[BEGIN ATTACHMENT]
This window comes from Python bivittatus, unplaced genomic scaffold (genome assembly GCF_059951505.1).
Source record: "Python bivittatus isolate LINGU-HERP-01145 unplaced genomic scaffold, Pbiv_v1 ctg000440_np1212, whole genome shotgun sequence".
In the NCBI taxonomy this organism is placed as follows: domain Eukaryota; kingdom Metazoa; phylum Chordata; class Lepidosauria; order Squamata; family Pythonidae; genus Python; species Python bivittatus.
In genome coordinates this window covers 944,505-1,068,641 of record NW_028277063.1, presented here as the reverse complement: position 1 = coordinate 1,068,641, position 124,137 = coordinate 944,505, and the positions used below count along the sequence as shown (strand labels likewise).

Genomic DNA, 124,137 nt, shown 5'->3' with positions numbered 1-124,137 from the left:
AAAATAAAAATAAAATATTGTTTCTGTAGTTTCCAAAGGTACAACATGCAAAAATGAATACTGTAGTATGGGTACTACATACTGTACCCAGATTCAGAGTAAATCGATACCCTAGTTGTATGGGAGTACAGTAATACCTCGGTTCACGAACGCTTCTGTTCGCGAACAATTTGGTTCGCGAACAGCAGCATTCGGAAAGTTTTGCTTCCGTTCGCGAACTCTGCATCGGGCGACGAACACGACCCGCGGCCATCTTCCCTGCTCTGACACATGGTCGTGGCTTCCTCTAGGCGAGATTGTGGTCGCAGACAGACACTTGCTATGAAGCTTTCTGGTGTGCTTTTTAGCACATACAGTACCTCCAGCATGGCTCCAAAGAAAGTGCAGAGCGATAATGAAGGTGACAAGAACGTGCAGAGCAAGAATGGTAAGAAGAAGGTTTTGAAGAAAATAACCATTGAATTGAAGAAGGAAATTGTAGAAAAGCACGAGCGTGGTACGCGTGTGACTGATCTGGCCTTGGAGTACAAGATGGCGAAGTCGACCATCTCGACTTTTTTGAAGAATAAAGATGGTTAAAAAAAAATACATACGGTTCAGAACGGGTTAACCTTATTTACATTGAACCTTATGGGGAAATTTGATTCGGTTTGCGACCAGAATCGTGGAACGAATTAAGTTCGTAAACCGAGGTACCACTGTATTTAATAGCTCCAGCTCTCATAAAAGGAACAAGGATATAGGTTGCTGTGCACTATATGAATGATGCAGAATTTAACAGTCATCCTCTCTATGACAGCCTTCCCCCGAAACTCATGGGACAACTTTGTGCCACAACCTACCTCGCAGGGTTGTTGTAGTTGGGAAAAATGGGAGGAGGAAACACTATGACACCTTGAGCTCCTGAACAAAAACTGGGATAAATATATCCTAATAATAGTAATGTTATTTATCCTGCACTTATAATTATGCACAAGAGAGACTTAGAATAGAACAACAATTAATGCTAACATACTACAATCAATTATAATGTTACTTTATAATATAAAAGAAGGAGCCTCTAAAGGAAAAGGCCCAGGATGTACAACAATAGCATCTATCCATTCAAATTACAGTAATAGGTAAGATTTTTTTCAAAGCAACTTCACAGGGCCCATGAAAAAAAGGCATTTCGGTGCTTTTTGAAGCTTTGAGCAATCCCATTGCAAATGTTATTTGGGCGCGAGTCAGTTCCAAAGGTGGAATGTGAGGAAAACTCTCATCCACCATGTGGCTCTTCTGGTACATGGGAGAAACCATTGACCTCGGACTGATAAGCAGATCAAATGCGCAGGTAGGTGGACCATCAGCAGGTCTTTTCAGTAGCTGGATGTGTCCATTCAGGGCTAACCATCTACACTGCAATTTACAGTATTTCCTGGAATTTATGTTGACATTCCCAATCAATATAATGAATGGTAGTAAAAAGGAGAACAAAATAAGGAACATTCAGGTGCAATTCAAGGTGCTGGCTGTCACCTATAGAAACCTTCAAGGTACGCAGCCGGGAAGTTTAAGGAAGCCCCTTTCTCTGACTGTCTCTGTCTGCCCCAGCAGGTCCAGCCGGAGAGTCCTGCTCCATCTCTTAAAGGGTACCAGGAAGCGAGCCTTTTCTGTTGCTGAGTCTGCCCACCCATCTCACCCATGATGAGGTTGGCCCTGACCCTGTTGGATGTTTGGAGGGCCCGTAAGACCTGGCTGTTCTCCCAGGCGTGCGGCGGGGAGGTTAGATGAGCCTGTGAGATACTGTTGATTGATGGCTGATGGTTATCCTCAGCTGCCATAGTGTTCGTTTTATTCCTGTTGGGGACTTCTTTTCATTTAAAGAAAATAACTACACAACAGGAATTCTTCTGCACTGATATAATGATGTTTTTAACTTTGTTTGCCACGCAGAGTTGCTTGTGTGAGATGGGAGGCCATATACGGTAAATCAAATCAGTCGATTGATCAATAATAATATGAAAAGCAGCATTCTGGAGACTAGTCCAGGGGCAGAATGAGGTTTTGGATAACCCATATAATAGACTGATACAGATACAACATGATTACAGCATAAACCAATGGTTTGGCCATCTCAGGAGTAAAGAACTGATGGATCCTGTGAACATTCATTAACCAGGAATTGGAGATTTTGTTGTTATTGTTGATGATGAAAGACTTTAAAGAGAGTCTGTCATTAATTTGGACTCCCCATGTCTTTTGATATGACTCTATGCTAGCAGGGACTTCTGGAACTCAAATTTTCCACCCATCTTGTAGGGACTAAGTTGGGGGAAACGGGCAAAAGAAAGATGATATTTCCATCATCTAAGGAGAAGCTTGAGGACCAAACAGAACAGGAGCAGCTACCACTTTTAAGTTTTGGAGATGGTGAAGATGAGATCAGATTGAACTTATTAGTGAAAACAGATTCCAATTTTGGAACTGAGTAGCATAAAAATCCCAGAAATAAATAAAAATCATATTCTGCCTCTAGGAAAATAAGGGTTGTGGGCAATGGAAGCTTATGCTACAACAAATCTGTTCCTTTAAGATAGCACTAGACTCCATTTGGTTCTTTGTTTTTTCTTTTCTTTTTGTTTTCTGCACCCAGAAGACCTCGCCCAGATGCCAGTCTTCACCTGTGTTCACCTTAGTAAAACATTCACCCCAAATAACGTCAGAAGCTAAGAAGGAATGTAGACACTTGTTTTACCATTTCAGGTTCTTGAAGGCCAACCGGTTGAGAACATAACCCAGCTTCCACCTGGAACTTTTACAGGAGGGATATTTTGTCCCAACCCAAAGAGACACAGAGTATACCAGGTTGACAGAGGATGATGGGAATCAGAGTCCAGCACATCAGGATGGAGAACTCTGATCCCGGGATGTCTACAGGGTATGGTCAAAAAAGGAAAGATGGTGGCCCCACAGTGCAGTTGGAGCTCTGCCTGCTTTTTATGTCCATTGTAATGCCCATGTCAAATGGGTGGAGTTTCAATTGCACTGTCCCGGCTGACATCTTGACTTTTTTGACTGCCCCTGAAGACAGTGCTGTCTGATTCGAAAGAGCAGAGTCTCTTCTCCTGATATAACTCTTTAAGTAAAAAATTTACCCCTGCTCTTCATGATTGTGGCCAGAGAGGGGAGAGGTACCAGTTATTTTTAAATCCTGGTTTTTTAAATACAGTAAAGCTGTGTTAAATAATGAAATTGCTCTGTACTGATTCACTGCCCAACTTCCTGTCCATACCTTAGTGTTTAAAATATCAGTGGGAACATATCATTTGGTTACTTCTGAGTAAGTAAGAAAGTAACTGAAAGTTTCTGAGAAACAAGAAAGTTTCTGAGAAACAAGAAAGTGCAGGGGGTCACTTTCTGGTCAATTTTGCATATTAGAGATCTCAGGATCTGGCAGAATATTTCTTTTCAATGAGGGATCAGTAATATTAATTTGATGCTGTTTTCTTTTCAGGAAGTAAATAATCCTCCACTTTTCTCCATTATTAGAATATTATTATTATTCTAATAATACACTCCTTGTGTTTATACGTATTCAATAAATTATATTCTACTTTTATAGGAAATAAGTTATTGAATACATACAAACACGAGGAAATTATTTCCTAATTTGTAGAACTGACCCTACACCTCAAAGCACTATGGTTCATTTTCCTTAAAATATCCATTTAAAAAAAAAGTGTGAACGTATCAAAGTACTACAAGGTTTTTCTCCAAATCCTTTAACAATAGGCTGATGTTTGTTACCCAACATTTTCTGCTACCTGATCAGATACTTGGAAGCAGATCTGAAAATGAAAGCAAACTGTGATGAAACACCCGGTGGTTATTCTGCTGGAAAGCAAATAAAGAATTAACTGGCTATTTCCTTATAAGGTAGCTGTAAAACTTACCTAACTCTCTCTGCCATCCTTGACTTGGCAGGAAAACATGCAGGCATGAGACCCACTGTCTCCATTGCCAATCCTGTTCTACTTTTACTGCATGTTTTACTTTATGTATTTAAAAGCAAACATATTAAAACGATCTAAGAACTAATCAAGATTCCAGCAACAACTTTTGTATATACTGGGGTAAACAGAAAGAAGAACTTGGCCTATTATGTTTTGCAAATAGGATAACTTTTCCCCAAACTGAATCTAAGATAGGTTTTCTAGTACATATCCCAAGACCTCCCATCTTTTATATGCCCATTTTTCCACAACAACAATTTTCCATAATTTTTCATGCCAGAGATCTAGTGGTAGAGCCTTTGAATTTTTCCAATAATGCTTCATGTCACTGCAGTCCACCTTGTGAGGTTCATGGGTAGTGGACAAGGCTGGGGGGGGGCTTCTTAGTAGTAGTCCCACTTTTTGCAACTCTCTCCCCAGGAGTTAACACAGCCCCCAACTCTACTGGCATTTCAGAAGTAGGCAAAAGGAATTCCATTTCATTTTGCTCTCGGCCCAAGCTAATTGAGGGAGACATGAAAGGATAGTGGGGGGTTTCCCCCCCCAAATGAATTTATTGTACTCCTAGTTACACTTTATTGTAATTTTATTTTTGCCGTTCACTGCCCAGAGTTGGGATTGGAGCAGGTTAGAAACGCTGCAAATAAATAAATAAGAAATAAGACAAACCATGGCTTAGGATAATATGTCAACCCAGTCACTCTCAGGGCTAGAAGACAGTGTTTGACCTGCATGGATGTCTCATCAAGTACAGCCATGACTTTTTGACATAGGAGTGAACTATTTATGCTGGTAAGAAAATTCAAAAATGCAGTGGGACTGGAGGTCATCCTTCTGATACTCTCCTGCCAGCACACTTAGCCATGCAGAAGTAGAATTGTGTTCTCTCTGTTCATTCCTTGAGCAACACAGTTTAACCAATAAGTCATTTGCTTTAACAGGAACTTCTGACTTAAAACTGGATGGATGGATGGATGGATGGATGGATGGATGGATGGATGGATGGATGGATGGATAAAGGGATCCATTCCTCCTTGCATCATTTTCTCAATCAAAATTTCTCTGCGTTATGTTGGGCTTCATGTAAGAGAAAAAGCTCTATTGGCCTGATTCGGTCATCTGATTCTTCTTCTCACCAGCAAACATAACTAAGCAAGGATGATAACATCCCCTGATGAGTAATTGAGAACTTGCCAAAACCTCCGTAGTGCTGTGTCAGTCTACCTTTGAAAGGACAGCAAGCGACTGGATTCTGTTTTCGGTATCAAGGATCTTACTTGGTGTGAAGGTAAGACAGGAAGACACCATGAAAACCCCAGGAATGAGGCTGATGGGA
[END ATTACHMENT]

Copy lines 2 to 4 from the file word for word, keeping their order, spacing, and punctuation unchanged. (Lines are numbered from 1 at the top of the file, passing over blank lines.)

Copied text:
Source record: "Python bivittatus isolate LINGU-HERP-01145 unplaced genomic scaffold, Pbiv_v1 ctg000440_np1212, whole genome shotgun sequence".
In the NCBI taxonomy this organism is placed as follows: domain Eukaryota; kingdom Metazoa; phylum Chordata; class Lepidosauria; order Squamata; family Pythonidae; genus Python; species Python bivittatus.
In genome coordinates this window covers 944,505-1,068,641 of record NW_028277063.1, presented here as the reverse complement: position 1 = coordinate 1,068,641, position 124,137 = coordinate 944,505, and the positions used below count along the sequence as shown (strand labels likewise).